• If a seal or gasket is damaged, dirty or ill-fitting, those cold temperatures that your units are creating can easily escape.
  • Efficiency is reduced and equipment has to work harder to maintain optimum storage conditions.
Check that thermostats are performing as expected and accurately reading temperatures.
  • Fluctuation in temperature will mean that products aren’t being stored in optimum conditions.
  • This can lead to compromised stock, additional stress on refrigeration systems and reduced efficiency.
Inspect hinges to check they’re in good working order.
  • Busy services will naturally lead to doors being opened and closed more frequently so it’s vital to make sure that hinges are up to the job.
  • If the equipment has sliding doors, check that runners are clean and unobstructed for smooth access.
Clean and inspect condenser coils.
  • Condenser coils attract dirt, dust and debris. Failure to clear build-up will restrict the performance of the coils and put added strain on the evaporator.
Check water drainage lines for blockages, kinks or wear and tear.
  • This simple action could prevent potential leaking or flooding during busy services.
Gently clean fan blades and motor (if accessible).
  • Dust and debris will naturally collect around the fan and motor which can potentially hamper performance.
  • A quick wipe with a soft cloth can ensure equipment is in good working order and ready to operate at full capacity.
Check defrost settings.
  • Defrosting more frequently than recommended can be bad for equipment.
  • Be sure to check user manuals and adhere to manufacturers guidelines.
Check lighting.
  • If lighting is working incorrectly not only could equipment be wasting energy but the display or visibility of contents will also be compromised.
  • Light generates heat and if lights are not performing as they should excess heat could be being produced – not compatible with optimum refrigeration performance.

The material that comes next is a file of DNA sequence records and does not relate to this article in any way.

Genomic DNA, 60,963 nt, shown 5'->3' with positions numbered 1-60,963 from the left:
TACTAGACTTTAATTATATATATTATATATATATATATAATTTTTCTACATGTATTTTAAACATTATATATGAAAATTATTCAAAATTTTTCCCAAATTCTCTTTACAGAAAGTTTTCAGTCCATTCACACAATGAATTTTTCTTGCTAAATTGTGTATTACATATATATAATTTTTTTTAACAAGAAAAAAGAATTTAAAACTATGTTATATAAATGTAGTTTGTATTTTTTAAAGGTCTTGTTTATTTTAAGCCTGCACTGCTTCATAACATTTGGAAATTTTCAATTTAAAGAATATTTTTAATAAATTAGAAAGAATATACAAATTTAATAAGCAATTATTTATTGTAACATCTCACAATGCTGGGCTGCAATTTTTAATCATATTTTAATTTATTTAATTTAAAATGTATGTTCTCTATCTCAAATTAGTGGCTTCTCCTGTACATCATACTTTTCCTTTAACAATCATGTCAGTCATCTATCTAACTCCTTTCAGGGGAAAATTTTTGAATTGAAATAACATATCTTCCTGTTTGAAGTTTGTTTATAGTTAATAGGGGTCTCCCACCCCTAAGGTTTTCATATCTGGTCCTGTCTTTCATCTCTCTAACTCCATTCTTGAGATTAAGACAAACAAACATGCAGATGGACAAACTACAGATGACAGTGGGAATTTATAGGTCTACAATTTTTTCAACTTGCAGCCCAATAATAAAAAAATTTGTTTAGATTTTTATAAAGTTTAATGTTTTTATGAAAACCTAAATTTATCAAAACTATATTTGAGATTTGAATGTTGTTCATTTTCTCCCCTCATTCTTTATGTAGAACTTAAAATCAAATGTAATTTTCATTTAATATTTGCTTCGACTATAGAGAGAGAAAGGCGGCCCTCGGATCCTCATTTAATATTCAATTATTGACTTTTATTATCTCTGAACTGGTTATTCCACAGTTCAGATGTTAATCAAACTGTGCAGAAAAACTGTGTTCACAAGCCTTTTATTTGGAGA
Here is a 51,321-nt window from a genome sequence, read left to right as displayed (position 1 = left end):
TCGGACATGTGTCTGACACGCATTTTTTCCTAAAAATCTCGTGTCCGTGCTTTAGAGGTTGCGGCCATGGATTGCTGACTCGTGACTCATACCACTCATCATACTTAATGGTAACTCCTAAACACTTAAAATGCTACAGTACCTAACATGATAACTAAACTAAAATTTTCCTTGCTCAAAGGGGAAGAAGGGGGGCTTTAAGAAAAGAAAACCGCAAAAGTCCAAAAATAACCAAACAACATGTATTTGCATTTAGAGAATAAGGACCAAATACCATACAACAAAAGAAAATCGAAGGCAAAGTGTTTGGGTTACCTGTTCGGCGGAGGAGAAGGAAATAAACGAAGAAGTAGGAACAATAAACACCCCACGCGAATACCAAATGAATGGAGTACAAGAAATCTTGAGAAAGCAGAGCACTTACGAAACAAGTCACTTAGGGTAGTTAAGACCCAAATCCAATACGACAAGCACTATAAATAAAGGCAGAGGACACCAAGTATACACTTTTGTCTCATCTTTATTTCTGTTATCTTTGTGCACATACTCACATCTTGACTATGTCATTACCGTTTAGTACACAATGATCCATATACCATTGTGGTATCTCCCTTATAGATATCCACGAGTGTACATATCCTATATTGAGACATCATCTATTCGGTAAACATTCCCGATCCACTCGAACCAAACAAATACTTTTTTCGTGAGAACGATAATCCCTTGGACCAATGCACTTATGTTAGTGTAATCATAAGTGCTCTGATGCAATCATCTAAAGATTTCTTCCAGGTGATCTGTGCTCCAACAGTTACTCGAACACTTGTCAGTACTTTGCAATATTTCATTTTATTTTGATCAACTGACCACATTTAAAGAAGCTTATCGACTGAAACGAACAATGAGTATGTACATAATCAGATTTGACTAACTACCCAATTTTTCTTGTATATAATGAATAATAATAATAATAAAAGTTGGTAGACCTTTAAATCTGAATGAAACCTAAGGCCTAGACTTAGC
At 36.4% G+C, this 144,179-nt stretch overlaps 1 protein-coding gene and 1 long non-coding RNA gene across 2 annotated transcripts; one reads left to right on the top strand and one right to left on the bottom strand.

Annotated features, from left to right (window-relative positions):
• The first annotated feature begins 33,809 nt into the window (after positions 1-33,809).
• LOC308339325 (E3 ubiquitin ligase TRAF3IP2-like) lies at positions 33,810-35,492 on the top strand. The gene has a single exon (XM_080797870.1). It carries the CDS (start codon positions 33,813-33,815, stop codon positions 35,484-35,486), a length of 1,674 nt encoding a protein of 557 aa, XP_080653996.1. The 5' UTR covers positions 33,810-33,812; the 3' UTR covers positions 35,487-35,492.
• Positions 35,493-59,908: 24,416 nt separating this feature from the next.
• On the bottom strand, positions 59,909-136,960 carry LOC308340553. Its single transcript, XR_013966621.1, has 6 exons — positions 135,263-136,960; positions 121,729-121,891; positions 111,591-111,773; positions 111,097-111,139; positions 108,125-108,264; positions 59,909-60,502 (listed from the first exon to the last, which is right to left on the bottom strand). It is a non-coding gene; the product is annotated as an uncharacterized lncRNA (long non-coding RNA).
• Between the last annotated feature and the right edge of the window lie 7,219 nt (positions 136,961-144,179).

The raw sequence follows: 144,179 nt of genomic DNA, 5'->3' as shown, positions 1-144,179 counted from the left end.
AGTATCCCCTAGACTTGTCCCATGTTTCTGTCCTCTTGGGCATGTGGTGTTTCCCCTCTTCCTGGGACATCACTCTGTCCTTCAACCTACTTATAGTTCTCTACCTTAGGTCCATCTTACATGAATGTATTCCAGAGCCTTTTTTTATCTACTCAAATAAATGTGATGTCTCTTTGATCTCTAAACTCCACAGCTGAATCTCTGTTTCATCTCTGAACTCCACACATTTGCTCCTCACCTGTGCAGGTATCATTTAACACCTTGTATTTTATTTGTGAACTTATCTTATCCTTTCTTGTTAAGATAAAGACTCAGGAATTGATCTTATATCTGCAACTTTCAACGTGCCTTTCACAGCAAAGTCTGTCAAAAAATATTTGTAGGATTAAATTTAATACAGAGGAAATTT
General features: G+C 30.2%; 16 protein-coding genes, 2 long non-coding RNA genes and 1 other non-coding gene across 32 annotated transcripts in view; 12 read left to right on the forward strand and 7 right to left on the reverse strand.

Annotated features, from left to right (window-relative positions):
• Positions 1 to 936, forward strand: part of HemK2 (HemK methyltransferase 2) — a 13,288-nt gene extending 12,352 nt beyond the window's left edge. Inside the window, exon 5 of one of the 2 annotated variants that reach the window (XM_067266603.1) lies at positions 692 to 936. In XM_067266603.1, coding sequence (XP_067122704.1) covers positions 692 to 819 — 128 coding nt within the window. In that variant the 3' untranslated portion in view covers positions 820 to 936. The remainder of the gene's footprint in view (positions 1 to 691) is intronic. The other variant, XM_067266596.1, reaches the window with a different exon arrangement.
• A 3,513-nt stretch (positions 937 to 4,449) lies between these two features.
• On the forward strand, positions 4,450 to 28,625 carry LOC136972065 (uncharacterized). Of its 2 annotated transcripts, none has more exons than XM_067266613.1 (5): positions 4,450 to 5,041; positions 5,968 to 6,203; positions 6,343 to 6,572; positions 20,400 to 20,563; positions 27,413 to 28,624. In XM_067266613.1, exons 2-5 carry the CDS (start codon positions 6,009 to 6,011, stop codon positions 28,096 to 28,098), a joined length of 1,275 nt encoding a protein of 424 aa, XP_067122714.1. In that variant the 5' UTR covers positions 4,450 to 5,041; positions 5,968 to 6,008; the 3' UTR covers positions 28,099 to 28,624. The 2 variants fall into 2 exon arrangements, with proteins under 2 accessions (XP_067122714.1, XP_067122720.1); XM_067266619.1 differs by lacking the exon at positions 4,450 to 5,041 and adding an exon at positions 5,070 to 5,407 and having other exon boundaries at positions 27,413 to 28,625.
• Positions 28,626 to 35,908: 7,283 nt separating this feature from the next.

Inspect for any aesthetic damage.
  • Cracked or chipped glass not only poses a safety risk but could also be a point of potential escape for cold air meaning equipment has to work harder to achieve and maintain low temperatures and efficiency is reduced.
  • Any scratches, dents or cracks to the interior or exterior frame could become a potential breeding ground for bacteria. While this won’t necessarily affect performance, it could cause massive problems with food safety and hygiene.
Get an engineer to check refrigerant levels.
  • Refrigerant is the life blood for refrigeration; without it, it won’t work. To avoid inconvenient breakdowns at critical times, disastrous spoiling of food and drink and the resulting unhappy customers, make sure that equipment is fully fuelled.
  • Topping up refrigerant levels should be carried out routinely anyway but if you’re not up to date on services, it’s time to schedule one urgently before the festive crowds gather.


Did You Know? If a breakdown occurs and the attending engineer finds that basic maintenance has been neglected, the call-out charge will not be covered by warranty.

Don’t just address cleaning and maintenance on the run up to one of the years busiest periods. Make it a regular concern throughout the year and optimise efficiency, improve longevity and guarantee you really get your money’s worth.

Make sure your refrigeration is up to the job and performing at optimum levels this festive season with a few basic maintenance steps and guarantee your business and guests have a truly Merry Christmas.

Leave a Reply